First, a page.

"Are ye well, m'am?"
It was obvious that the Matron was not well, but it was respectful to ask. A kindly young common woman was already reaching down to offer what assistance she could to the disheveled woman. As was customary, the Matron, looking wretched in her torn and muddied yet still bright yellow dress, brushed the commoner off, repulsed by the though of being touched by such a low creature.
The helpful woman shrugged and revealed something. "Ye dropped these." There was an open packet with a note and two fine bottles in it, decorated with ribbons. As soon as the bedraggled Matron regained her composure from her fall into the mud, she indignantly snatched the packet and its contents away from the wretch.
"Such a fine Lady shouldn't be 'round 'ere of an evenin', m'am. Could be dangerous." It was a curious accent from the woman, not at all like the one commonly heard in that neighborhood, but the canary-dressed woman wouldn't have known that or cared. It was horrifying enough to be in this place far from decent things, her status somewhat revealed, and be forced to interact with a disgustingly low woman.
She was very short and very curt, as all women in the service of the Convocation were taught to be when speaking to underlings. "Which way to the ferry?"
The commoner smiled with surprisingly straight and white teeth, which she quickly hid behind her lips. "Lost are ye? Should be keepin' to more proper places, ain't ye?" She waved her hand up the street. "Th' docks be yonder, m'am."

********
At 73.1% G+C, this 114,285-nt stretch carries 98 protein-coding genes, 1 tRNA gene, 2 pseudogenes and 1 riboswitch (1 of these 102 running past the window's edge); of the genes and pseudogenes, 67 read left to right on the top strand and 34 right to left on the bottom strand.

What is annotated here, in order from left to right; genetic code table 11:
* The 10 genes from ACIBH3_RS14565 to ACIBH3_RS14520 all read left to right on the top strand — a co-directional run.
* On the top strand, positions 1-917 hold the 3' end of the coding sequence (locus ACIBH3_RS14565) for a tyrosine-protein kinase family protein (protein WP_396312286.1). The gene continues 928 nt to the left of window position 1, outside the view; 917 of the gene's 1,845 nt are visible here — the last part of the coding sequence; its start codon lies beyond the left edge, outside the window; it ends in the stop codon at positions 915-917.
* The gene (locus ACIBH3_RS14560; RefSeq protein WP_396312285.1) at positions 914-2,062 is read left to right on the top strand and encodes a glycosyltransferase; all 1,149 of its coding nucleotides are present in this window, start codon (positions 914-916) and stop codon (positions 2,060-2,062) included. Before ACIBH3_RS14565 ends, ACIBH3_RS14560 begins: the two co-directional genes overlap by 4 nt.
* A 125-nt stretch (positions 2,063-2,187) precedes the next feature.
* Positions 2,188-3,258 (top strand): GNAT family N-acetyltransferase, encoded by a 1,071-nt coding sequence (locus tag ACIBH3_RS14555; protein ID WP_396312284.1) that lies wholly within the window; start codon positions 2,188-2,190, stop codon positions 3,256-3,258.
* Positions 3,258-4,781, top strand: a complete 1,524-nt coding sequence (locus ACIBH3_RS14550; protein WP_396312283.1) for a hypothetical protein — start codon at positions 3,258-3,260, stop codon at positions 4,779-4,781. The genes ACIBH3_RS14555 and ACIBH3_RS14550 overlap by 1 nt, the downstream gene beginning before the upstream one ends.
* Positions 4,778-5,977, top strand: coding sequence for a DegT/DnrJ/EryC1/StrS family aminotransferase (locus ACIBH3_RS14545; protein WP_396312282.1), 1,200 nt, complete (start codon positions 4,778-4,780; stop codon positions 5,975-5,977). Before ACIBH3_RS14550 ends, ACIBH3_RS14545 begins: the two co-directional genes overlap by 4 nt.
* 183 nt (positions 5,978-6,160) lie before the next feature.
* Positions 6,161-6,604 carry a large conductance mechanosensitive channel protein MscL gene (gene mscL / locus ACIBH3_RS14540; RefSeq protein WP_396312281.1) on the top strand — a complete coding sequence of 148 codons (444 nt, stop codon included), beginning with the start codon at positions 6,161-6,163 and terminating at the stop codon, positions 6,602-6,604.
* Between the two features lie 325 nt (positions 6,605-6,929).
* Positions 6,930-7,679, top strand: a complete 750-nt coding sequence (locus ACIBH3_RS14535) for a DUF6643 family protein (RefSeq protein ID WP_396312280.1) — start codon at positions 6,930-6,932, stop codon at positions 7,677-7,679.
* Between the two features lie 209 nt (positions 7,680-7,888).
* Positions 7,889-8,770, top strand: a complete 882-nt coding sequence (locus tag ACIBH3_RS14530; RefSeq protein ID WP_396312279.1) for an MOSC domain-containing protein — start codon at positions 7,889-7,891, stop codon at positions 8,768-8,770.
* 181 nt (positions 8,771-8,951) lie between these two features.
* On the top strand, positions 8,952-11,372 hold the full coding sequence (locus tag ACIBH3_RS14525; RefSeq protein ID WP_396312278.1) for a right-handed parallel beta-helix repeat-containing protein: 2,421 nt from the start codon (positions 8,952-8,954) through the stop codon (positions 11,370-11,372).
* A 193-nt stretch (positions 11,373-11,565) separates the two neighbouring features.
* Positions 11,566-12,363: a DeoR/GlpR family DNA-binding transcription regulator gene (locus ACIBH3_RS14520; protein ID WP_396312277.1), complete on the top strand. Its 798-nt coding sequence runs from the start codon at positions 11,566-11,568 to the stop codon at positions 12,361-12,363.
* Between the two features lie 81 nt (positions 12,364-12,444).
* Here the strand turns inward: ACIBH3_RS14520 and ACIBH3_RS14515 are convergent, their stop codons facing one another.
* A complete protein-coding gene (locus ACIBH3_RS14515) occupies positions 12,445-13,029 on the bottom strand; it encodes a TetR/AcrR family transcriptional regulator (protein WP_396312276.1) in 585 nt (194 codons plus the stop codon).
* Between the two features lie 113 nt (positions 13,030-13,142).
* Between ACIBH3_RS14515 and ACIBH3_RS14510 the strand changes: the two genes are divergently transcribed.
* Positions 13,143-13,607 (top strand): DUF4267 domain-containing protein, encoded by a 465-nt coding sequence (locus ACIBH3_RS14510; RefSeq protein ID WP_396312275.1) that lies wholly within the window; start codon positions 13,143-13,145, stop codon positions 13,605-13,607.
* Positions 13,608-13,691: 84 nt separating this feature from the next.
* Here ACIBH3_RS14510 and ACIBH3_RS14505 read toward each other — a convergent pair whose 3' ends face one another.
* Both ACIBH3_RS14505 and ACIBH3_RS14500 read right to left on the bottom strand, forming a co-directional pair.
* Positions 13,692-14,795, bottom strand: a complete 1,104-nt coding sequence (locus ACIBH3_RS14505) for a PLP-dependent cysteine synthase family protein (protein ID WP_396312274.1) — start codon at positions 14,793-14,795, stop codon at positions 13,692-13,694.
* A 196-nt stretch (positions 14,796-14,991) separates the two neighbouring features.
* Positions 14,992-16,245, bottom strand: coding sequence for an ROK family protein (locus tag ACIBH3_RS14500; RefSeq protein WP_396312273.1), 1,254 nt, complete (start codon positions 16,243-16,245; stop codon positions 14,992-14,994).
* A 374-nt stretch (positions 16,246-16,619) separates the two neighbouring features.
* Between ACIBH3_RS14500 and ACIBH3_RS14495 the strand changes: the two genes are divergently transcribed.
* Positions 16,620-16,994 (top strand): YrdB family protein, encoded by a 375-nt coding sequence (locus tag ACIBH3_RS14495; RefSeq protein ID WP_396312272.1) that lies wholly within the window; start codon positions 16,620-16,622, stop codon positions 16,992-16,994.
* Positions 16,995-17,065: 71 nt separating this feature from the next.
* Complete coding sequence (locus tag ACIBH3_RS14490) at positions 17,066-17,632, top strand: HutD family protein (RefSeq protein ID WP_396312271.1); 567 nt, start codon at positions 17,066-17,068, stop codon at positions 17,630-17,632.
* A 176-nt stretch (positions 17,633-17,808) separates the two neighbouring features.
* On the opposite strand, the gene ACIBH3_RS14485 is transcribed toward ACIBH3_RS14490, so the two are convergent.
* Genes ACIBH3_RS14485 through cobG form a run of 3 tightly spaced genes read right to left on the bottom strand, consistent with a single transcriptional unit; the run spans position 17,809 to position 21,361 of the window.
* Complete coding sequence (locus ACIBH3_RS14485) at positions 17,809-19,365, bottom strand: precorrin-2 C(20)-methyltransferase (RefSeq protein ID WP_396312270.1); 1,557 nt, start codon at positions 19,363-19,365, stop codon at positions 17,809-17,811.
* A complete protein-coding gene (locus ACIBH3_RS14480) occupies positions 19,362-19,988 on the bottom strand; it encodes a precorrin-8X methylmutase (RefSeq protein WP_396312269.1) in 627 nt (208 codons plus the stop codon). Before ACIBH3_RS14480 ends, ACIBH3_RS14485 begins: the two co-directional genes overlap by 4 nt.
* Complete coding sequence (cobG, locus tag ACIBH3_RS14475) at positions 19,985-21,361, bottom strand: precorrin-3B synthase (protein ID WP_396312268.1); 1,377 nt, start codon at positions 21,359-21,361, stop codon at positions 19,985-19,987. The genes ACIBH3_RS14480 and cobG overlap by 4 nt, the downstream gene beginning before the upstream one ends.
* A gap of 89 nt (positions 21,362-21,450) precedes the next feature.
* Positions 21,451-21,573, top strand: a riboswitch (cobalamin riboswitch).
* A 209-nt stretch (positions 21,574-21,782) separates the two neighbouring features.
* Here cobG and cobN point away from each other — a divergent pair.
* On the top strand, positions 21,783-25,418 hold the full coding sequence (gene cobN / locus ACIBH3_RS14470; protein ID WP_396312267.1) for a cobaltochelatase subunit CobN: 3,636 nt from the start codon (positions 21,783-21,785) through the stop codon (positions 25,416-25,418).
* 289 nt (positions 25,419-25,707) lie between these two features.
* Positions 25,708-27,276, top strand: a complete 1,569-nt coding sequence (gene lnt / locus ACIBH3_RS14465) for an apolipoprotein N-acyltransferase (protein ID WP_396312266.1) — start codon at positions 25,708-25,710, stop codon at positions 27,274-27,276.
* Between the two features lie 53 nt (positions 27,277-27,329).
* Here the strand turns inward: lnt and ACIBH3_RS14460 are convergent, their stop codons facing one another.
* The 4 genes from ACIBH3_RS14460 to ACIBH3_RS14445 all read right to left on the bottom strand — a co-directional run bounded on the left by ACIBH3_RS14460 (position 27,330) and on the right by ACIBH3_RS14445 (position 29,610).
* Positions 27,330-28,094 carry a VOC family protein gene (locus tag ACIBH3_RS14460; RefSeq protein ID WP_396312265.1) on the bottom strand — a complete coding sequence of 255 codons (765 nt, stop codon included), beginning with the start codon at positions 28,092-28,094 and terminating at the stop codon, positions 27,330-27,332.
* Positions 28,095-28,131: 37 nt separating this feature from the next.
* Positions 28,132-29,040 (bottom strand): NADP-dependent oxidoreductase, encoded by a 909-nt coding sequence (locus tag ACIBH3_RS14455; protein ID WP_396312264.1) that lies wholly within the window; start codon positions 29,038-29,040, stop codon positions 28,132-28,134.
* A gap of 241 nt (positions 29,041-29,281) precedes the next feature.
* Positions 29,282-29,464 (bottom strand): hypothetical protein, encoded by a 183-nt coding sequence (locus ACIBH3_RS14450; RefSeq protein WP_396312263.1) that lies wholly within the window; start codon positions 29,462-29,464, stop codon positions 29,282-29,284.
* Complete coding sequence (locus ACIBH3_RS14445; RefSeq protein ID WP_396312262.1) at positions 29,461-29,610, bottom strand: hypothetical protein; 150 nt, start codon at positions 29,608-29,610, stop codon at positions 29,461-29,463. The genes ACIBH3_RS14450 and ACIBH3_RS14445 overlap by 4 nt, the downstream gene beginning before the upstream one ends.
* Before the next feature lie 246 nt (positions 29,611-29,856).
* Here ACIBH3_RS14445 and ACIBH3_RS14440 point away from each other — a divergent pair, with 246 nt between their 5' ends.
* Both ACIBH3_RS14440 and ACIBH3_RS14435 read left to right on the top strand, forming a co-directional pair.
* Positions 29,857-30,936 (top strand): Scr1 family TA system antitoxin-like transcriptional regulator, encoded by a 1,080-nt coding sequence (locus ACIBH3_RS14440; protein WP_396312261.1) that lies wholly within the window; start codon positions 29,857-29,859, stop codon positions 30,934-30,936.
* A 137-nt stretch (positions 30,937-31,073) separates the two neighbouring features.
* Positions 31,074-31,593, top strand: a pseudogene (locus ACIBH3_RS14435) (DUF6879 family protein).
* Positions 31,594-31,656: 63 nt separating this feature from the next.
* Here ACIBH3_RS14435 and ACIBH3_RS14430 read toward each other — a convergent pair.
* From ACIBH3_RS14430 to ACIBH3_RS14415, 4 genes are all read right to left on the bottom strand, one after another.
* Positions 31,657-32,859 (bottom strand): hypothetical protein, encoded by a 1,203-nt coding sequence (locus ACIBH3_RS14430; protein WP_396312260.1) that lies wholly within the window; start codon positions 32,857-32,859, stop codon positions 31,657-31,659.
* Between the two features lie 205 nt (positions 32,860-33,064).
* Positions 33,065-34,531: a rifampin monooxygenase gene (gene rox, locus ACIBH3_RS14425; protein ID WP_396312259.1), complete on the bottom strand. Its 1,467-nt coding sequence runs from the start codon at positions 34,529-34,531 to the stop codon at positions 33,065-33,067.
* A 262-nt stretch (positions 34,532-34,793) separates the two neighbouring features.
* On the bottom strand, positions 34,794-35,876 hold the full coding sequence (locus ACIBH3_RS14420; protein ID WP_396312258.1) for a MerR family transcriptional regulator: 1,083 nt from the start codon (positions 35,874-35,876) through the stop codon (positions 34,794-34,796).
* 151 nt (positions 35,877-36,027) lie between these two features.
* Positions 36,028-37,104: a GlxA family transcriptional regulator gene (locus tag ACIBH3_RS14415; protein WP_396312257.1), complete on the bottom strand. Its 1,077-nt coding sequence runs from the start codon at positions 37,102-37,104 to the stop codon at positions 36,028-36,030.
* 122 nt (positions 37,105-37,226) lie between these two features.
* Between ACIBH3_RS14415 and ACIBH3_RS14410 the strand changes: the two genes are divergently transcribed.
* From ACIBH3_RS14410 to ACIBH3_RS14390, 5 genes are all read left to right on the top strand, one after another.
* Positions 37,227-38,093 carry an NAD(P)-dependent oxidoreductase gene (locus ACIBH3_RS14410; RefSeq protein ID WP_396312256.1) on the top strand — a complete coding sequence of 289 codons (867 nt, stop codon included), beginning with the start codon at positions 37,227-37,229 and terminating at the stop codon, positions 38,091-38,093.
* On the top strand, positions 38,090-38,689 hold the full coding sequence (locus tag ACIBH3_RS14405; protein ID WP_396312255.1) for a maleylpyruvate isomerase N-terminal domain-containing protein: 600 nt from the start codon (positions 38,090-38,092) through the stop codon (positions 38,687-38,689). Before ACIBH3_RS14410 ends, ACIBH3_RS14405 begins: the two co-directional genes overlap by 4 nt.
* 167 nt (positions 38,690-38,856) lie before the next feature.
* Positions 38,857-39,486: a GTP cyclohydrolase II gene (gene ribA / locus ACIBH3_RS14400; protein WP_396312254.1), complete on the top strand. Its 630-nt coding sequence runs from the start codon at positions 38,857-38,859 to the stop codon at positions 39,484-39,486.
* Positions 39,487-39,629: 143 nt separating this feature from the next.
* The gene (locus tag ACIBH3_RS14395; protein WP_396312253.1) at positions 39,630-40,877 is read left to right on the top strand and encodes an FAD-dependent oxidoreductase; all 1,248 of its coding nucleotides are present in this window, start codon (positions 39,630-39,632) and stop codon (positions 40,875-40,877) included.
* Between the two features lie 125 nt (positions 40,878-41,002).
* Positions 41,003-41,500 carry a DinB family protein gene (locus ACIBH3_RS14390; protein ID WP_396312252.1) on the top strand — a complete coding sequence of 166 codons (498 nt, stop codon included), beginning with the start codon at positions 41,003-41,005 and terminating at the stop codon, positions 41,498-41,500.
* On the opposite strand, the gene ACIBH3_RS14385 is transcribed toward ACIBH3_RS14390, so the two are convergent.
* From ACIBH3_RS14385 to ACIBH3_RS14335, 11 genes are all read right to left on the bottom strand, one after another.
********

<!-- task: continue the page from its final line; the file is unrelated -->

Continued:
Without another word, the woman moved off in the proffered direction, flinching in pain with the fall of one foot and limping strangely with the fall of the other. The commoner watched this for a few steps and then moved to follow.
The high woman hadn't got far at all when she was again interrupted. "'Scuse me, m'am, but it's custom for a girl to get a bit of a tip when she helps one such as y'self." Lips pursed at the distraction, Canary reached into the purse tied to her girdle and flung a few coins into the mud. She was strangely satisfied to see the woman scrabble down in the filth to retrieve the discarded money and she turned to continue on her way.
A few steps more and she was accosted again by the same commoner. "Beg pardon, m'am, but you ain't walkin' so good. Is there somethin' a girl can he'p with? Smooth the way a bit?"
Sighing, the Matron turned a loathing eye on the bothersome wench. She should say something, she thought. Something vile and demeaning. Something to not only put the hag off but also punish her properly for her insolence at daring to converse with the higher-born. Rather than that, something much better came to mind. "Of course you can help me. And there is a silver coin in it for you."
The common woman's eyes fairly sparkled. "How can I serve ye?"
The high woman looked down at the packet she carried. She was already pushing being late. Her superior would be very angry and vindictive if she fouled up another task. No one wanted that as a relatively new Matron trying to impress those who had given her a chance! She looked from the packet to her torn and now muddied yellow dress, her best one. It would absolutely not do to be about her Matronly duties looking like this. Still, she was late and if she failed, word would get back to Symantha, whom she had just left and from whom she had just received very strict instructions. If she botched this, she might be sent back down to the sad ranks of the dames again and never recover.